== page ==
How to tax the income of multinational corporations was an unlikely headline topic at the recent G-8 summit in Ireland. It will be a key agenda item at the upcoming G-20 summit in Russia as well.
Given these companies' significance to national and global economic performance, world leaders' focus on the arcane intricacies of corporate taxation is easy to understand -- perhaps nowhere more so than in the United States.
As the U.S. embarks on the difficult path of corporate tax reform, it should heed the United Kingdom's example. Even as it champions multilateral cooperation to ensure that multinationals pay their "fair" share, the British government has slashed its corporate rate, exempted the active foreign income of British multinational corporations from the national corporate tax, and enacted a "patent box" that stipulates a 10 percent tax rate on qualified patent income.
As a result of years of cuts in corporate tax rates by other countries, the U.S. now has the highest rate among the advanced economies. Reducing the top U.S. federal rate, currently at 35 percent, to a more competitive level -- the Organization for Economic Cooperation and Development average is around 25 percent -- would encourage investment and job creation in the U.S. by both domestic and foreign multinational corporations.
Paying for a rate cut by eliminating various corporate credits and deductions would simplify the code and trim the cost of compliance. It would also enhance efficiency by curbing tax-based distortions in companies' investment decisions (what and where) and their choices concerning how to finance investments and which organizational forms to adopt.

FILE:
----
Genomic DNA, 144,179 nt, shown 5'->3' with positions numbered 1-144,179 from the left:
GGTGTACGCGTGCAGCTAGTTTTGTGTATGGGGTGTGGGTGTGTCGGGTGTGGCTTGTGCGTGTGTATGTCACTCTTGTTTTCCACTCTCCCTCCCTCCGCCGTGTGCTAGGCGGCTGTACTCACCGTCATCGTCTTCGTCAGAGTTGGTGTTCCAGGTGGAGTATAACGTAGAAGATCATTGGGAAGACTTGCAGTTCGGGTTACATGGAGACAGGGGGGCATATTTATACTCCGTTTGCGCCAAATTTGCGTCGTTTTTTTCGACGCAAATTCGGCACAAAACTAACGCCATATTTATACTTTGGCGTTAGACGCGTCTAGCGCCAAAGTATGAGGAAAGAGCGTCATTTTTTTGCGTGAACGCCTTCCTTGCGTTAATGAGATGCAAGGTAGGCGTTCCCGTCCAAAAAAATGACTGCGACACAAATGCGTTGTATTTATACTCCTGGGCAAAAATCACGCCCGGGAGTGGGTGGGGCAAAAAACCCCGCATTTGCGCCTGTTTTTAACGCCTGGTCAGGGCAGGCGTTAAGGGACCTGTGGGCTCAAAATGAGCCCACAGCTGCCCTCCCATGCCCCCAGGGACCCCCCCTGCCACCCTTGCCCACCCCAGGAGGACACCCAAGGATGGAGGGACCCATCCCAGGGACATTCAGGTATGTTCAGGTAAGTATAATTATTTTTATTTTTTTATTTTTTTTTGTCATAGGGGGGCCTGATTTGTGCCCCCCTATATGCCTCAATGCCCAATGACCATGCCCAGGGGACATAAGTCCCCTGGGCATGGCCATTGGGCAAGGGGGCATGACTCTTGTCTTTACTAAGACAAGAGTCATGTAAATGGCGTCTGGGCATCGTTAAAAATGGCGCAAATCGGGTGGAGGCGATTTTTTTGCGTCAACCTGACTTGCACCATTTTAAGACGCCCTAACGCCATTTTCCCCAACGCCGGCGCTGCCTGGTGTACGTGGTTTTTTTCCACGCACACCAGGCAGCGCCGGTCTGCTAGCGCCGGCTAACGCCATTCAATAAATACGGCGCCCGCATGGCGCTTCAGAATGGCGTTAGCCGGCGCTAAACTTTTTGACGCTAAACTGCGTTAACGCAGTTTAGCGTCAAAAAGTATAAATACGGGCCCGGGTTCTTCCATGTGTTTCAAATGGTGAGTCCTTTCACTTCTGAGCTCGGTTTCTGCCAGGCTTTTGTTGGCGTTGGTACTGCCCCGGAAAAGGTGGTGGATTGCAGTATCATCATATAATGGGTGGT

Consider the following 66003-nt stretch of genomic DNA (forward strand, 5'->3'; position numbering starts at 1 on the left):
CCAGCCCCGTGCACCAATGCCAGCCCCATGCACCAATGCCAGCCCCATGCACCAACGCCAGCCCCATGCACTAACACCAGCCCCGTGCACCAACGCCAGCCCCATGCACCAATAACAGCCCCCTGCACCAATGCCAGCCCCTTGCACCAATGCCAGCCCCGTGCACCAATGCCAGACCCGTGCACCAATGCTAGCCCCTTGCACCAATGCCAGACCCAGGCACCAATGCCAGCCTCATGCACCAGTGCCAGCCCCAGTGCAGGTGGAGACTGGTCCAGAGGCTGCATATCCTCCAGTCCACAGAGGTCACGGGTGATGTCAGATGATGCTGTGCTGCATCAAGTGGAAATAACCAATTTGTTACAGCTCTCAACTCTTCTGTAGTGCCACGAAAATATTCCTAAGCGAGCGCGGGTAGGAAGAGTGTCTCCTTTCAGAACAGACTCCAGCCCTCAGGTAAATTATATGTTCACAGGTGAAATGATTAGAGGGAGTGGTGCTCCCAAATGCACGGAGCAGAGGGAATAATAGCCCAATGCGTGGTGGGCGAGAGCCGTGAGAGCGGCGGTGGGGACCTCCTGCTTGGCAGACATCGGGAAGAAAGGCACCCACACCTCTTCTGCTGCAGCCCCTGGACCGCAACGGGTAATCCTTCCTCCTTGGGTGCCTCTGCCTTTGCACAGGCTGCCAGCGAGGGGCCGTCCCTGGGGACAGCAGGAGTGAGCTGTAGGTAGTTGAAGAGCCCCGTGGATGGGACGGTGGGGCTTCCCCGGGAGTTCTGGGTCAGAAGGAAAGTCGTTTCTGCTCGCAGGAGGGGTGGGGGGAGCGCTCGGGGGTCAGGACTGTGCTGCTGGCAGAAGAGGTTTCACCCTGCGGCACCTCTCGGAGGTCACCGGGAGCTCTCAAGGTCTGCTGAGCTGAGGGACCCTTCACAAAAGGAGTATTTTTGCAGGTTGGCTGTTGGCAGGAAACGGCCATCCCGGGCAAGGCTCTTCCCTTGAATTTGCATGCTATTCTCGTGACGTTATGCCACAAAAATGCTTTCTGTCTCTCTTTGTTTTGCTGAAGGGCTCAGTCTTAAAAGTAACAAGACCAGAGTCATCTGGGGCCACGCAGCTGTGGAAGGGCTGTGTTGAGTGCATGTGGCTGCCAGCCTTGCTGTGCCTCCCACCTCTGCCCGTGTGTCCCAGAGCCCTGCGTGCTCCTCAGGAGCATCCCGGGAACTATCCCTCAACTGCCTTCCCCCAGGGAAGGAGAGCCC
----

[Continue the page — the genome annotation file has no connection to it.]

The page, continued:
In addition to reducing its corporate tax rate, the U.S. needs to reform the way it taxes its multinational corporations' foreign earnings. All other G-8 countries (and most OECD countries) boost their multinationals' competitiveness by taxing only their domestic income, exempting most of their foreign earnings from domestic taxation (an approach known as a territorial system). The U.S., by contrast, taxes its multinational corporations' worldwide income, with taxes paid elsewhere credited against their U.S. tax liability to avoid double taxation.
As part of corporate tax reform that includes a revenue-neutral rate cut, Congress is currently considering a hybrid territorial reform and evaluating several measures to counter tax-base erosion and income shifting, including those used by other advanced countries.
The U.S. last reformed its business tax code in 1986, when it had one of the lowest corporate tax rates in the world and the competitive dynamics of the global economy were very different. It is time for another comprehensive corporate tax reform, one that reduces the tax rate, broadens the tax base and adopts a hybrid territorial approach with effective base-erosion safeguards.
Laura Tyson is a professor at the Haas School of Business at the University of California, Berkeley. She is currently serving as an outside economic adviser to the Alliance for Competitive Taxation, a coalition of 42 American companies.